0
votes
1answer
38 views

the usage of the apostrophe [closed]

Which is more correct to say: in todays' classes or in today's classes? Can we consider that today represents the days that we live in general, so it might be considered as plural, and add the ...
4
votes
3answers
3k views

The etymology of “redhead” vs. “ginger haired”

All my life I have known people with reddish, orangey hair, to be termed ginger haired. Just as you don't call a blonde a 'yellow head' red head just wasn't a word that was said (wouldn't orange head ...
1
vote
1answer
172 views

Are "out of the box“ and “(right) off the bat” interchangeable”?

I came across with two idioms associated with immediacy in different context recently: (1) Anyone who was hoping that the Watch would flop out of the box and fall short of the high standard that ...
2
votes
2answers
217 views

First floor vs ground floor, usage origin

Ground floor – First floor: In British English, the floor of a building which is level with the ground is called the ground floor. The floor above it is called the first floor, the floor above ...
-1
votes
1answer
40 views

is there a special term for using “very” in combination with adverby which can only be either/or [closed]

Sometimes people use the word "very" in combination with adverbs which can only be either/or. for instance: "the floor is very wet". This may not be the best example, but the floor can either be wet ...
0
votes
2answers
95 views

Prediction / Foreshadowing - Adverb

What is a way to say "as you _____ mentioned" where _____ is meant to convey that the person correctly predicted / foreshadowed your response?
5
votes
2answers
2k views

Does 'twink' imply a specific sexuality?

I know that twink is a slang term for hot young homosexual guys who do not have facial hair. This word is very common in the gay community (and their adult industry) and recently I've heard a debate ...
0
votes
1answer
51 views

usage of amid instead of between [closed]

Can I replace between with amid here? The engineers need to design the relationship between these function blocks. Turning into The engineers need to design the relationship amid these ...
-3
votes
1answer
22 views

Which is correct regarding worry about [closed]

You need not to worry about me stressing you out. Or You need not to worry about me who stresses you out.
0
votes
1answer
124 views

Usage of “On” vs “About” [closed]

In a recent history essay, I wrote the following sentence: "As banks began to fail, the regional banks were divided on whether to assist all banks or only member banks." My teacher corrected the "on", ...
0
votes
1answer
47 views

When should I say “a clear voice” over “clear voice”? [closed]

I have a question about the usage of the word, voice. When should I say "a clear voice" over "clear voice"? I would like to say that A clear voice is one of the qualities for the job. Is it ...
-2
votes
1answer
80 views

What's the difference between “end up” and “be ended up” [closed]

Is it possible to write as following sentence? I was ended up to have a serious injury on my left foot? I would like to know the proper usage of "end up". Please share the correct sentence and ...
11
votes
1answer
632 views

Data is/are in a global context

I have been commissioned to script a series of brief videos on the importance of data accuracy and consistency. The videos are directed to employees of a company with offices around the ...
0
votes
2answers
74 views

When to use Proverbial? [duplicate]

I was just curious when I could use the word Proverbial in a sentence. Would it be correct to use when referring to often cliched expressions (i.e. putting the "proverbial" pedal to the metal, giving ...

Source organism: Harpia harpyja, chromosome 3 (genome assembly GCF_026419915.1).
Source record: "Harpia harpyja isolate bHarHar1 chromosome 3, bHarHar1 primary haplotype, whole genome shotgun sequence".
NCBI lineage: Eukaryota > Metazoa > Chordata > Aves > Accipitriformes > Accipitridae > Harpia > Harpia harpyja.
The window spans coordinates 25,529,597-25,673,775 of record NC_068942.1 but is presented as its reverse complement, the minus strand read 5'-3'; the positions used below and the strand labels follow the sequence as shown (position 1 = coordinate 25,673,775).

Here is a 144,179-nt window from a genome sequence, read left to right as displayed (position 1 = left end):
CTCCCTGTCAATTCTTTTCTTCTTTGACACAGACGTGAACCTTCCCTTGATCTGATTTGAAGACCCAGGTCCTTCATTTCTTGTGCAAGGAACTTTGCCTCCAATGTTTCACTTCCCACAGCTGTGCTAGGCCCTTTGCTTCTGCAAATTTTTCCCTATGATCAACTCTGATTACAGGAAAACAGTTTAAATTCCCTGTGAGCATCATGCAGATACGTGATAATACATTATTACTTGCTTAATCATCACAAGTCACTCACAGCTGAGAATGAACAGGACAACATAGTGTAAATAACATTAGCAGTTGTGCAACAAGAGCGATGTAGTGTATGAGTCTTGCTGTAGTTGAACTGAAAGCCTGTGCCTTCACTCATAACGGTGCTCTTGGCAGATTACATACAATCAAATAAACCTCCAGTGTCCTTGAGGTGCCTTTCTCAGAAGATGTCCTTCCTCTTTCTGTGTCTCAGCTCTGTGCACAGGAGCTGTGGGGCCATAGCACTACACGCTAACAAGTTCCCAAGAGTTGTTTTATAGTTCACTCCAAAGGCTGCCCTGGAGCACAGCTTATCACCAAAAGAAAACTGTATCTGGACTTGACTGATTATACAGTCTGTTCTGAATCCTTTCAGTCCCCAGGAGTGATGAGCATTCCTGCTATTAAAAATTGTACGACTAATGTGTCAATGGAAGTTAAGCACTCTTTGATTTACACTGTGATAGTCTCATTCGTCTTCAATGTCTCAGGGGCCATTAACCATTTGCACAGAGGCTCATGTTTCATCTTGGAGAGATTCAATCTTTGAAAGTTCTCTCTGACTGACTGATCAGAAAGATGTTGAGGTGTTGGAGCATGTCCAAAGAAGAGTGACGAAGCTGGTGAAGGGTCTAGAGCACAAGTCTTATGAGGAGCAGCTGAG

0
votes
1answer
46 views

The usage of “got out” and the indefinite article “a” in the sentence “if it got out that they were related to a pair of”

I'm a English learner and I found the following sentence which seemed strange to me when I was reading Harry Potter and the Sorcerer's Stone (Chapter one, the American Edition): "if it got out that ...
2
votes
3answers
176 views

Is “Heaven and hell both reside in the details” a well-received English saying?

There is the following passage in the contribution written by Ehud Barak, the former Prime Minister of Israel under the title, “Iran Has Escaped a Noose.” in Time magazine April 2nd issue: “The ...
1
vote
2answers
283 views

Usage of “I'm incredulous!” as an exclamation of shock or disbelief

Would the exclamation "I'm incredulous!" be an appropriate response to finding out some unexpected news, if the intention is to convey shock or disbelief?
0
votes
1answer
61 views

Is it correct to say “Can I enter if don't have a ticket”? [closed]

Is it correct to say "Can I come in if don't have a ticket"? or, Which is more common in ordinary life: A. Can I enter if don't have a ticket? B. Can I enter if I don't have a ticket?
0
votes
0answers
31 views

Using “well” to start a sentence [duplicate]

What does "well" mean when used to start a sentence. Examples: "Well I never like going to the store with my aunt" "Well its still better than cooking onions"
0
votes
2answers
954 views

Why does 'I'm with stupid' have a positive connotation?

I see the phrase ... I'm with stupid ... used in many occasions, especially on forums using a smiley similar to this one: It's almost exclusively used with a positive connotation, in the ...
2
votes
1answer
43 views

Using “redouble” with an object other than “effort”?

While there is nothing in the definition to say otherwise, I can't think of any examples where I've seen the transitive verb "redouble" have an object other than "effort". Would a phrase like ...
1
vote
2answers
78 views

“greater”, or “greater than”, in a dropdown?

This is more a matter of usage and common sense than anything, but I'm faced with the following problem. I have a dropdown with things like greater, equal, between, and then a field where numbers can ...
2
votes
2answers
125 views

I found an unusual usage of adj, please tell me how it works [closed]

Following the terror attacks in London on July 7, 2005, the then Prime Minister Tony Blair insisted those responsible were motivated by an "evil ideology," ... From CNN. It uses those ...
-1
votes
3answers
238 views

Although correct, is “the above” to be avoided?

Although the phrase the above is not exactly incorrect, should it be avoided? For example, imagine a letter with a heading "Re: Order for 79 purple cardboard slugs". Should a paragraph in the letter ...
0
votes
5answers
16k views

What does “What are you into?” mean?

I personally don't use this question in spoken language but I usually see it in written language. I also frequently see that when someone asks this question, it elicits in turn the question "What do ...